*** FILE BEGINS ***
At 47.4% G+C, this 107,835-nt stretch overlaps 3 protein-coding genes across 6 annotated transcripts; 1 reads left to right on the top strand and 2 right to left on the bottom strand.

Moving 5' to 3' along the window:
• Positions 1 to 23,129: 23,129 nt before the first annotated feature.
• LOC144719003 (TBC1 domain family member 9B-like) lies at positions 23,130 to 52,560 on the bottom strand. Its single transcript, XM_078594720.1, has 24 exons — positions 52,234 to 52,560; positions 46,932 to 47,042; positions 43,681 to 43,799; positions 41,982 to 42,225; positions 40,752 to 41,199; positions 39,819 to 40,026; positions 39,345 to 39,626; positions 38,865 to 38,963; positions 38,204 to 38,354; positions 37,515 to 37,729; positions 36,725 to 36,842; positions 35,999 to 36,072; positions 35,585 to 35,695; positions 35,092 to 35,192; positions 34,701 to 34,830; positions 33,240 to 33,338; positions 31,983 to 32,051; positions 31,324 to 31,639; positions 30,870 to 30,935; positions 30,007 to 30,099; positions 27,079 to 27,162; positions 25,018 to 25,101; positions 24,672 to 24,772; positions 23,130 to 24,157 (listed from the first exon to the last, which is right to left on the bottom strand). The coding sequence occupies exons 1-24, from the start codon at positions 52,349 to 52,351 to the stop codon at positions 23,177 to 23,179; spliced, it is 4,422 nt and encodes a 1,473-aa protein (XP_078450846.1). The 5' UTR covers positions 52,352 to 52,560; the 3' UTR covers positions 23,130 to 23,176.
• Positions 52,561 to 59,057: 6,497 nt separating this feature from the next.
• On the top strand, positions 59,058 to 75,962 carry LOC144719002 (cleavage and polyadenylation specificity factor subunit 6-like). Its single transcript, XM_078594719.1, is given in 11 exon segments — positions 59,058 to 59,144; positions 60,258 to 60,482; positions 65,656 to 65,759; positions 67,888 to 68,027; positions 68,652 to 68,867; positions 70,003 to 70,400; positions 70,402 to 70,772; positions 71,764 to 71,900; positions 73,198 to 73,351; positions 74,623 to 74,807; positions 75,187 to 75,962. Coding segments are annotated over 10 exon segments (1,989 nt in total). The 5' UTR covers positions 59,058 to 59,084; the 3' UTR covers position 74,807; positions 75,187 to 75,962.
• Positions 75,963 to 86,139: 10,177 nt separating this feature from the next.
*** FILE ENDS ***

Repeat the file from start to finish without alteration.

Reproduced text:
At 47.4% G+C, this 107,835-nt stretch overlaps 3 protein-coding genes across 6 annotated transcripts; 1 reads left to right on the top strand and 2 right to left on the bottom strand.

Moving 5' to 3' along the window:
• Positions 1 to 23,129: 23,129 nt before the first annotated feature.
• LOC144719003 (TBC1 domain family member 9B-like) lies at positions 23,130 to 52,560 on the bottom strand. Its single transcript, XM_078594720.1, has 24 exons — positions 52,234 to 52,560; positions 46,932 to 47,042; positions 43,681 to 43,799; positions 41,982 to 42,225; positions 40,752 to 41,199; positions 39,819 to 40,026; positions 39,345 to 39,626; positions 38,865 to 38,963; positions 38,204 to 38,354; positions 37,515 to 37,729; positions 36,725 to 36,842; positions 35,999 to 36,072; positions 35,585 to 35,695; positions 35,092 to 35,192; positions 34,701 to 34,830; positions 33,240 to 33,338; positions 31,983 to 32,051; positions 31,324 to 31,639; positions 30,870 to 30,935; positions 30,007 to 30,099; positions 27,079 to 27,162; positions 25,018 to 25,101; positions 24,672 to 24,772; positions 23,130 to 24,157 (listed from the first exon to the last, which is right to left on the bottom strand). The coding sequence occupies exons 1-24, from the start codon at positions 52,349 to 52,351 to the stop codon at positions 23,177 to 23,179; spliced, it is 4,422 nt and encodes a 1,473-aa protein (XP_078450846.1). The 5' UTR covers positions 52,352 to 52,560; the 3' UTR covers positions 23,130 to 23,176.
• Positions 52,561 to 59,057: 6,497 nt separating this feature from the next.
• On the top strand, positions 59,058 to 75,962 carry LOC144719002 (cleavage and polyadenylation specificity factor subunit 6-like). Its single transcript, XM_078594719.1, is given in 11 exon segments — positions 59,058 to 59,144; positions 60,258 to 60,482; positions 65,656 to 65,759; positions 67,888 to 68,027; positions 68,652 to 68,867; positions 70,003 to 70,400; positions 70,402 to 70,772; positions 71,764 to 71,900; positions 73,198 to 73,351; positions 74,623 to 74,807; positions 75,187 to 75,962. Coding segments are annotated over 10 exon segments (1,989 nt in total). The 5' UTR covers positions 59,058 to 59,084; the 3' UTR covers position 74,807; positions 75,187 to 75,962.
• Positions 75,963 to 86,139: 10,177 nt separating this feature from the next.